Blog Site by Appointment to His Regal Majesty the Maalie King

He who would be a Leader, let him be a Bridge

Crown Copyright: The Royal Maalie Court

Wednesday, November 23, 2005

Leicester City v. Watford

Both sons Alun and Carwyn converged on Leicester for the ‘Foxes’ league match with Watford at the Walkers Stadium. The two brothers had earlier battled for supremacy on the roads: Alun had taken the express route up the M40 but Carwyn’s nimbler Vauxhall Corsa, on the more unconventional Fosse Way – a Roman Road, pipped his elder brother at the post.

Without standing on ceremony, the 3 Doctor Fowlers sidled in to the Western Pub for a pint each of the local favourite, Everards Tiger. Soon it was time to head up the canal to the Walkers Stadium. A poignant moment for Carwyn as the teams ran out to the tune of the ‘Post Horn Gallop’: this was his first Leicester City home game since 1984. Meanwhile, Alun – a lifelong Fox - was looking to extend his lengthy unbeaten run of City matches.

Watford, wearing unfamiliar red ‘away’ kits, silenced the Leicester City fans with a goal inside 10

Alun, Jim and Carwyn outside the Walkers Stadium
minutes. However, a long spell of City pressure was eventually rewarded with a Joey Gudjonssen goal from barely 6 yards, triggering a blast of the famous ‘Post Horn Gallop’, this was heard once again when Gudjonnson scored a penalty kick awarded for a handball on the stroke of half-time, resulting in a blast of the famous 'Flibert Street Roar'.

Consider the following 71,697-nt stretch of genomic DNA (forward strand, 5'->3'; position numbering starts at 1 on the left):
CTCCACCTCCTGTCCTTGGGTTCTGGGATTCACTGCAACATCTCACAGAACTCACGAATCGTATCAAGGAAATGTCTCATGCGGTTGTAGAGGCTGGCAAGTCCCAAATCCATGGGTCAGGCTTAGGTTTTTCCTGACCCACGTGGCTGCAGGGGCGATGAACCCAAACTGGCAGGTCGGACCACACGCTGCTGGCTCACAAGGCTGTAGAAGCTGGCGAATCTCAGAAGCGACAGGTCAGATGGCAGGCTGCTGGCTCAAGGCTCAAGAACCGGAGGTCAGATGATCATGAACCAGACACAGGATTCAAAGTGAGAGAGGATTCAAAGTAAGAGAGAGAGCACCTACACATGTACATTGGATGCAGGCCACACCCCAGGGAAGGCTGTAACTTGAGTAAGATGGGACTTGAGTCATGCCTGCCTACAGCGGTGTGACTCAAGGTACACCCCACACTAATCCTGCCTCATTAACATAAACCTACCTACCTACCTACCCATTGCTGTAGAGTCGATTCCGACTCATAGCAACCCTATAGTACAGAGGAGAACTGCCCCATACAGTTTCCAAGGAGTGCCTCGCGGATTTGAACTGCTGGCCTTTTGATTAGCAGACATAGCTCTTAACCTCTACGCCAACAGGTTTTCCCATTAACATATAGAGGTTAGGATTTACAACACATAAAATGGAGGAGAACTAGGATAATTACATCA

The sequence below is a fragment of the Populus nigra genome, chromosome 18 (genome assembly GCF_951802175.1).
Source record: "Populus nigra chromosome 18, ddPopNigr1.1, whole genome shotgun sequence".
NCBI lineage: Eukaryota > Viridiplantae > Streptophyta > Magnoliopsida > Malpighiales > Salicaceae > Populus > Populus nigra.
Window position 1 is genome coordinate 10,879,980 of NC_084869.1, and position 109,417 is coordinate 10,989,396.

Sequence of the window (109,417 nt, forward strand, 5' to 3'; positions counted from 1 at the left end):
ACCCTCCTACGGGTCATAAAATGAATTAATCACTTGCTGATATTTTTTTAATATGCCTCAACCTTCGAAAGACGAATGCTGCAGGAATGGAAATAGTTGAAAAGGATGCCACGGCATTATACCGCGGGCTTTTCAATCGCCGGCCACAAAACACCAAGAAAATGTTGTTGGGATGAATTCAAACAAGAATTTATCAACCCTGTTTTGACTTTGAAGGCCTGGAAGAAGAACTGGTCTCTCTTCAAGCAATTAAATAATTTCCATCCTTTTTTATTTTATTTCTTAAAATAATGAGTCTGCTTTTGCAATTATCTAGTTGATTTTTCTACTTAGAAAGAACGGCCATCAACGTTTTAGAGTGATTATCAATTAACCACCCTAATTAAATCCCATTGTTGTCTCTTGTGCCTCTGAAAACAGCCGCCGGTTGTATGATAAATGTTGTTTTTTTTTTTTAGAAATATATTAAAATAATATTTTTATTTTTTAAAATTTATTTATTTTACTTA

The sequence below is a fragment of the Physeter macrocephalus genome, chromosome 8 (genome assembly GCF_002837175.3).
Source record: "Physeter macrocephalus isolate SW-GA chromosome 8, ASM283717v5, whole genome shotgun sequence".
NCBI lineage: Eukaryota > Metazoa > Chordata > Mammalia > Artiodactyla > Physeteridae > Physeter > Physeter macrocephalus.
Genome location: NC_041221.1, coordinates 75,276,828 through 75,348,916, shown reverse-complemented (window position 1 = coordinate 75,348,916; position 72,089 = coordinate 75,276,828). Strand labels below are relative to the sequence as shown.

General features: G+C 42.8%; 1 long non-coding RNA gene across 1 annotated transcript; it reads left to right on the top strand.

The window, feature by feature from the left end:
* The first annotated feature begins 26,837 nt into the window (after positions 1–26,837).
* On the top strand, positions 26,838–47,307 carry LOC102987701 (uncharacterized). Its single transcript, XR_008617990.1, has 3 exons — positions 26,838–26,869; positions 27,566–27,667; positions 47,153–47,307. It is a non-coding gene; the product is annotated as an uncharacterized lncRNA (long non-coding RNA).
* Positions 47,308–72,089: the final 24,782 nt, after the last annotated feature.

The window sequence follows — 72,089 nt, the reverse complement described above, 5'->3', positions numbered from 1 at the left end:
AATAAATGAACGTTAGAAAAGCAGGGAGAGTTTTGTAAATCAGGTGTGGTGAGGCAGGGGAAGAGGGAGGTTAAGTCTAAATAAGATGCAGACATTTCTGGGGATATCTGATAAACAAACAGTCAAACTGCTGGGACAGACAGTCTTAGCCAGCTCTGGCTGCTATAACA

After half time City's spirits were raised when a Watford player was sent for an early bath, but they failed to capitalise on the one-man advantage and, indeed, with but six minutes remaining Leicester snatched effective defeat from the jaws of victory by conceding an equalising goal to the depleted opposition. This resulted in the even more famous Filbert Street groan, heard as far away as Bradgate Park and Rutland Water. Notwithstanding the initial disappointment of conceding the draw, a four-goal game was an attractive outcome which helps to boost the statistics towards that elusive average of three goals per game.

4 Comments:

Blogger Simon said...

can the English REALLY play league?

4:48 am  
Blogger Maalie said...

Oh yes, they do it all the time. In football as well as rugby!

9:13 am  
Blogger carwynfowler said...

I think this is a particularly well-written match report ;-D

1:01 pm  
Blogger jazzycat said...

Test

9:14 am  

Post a Comment

<< Home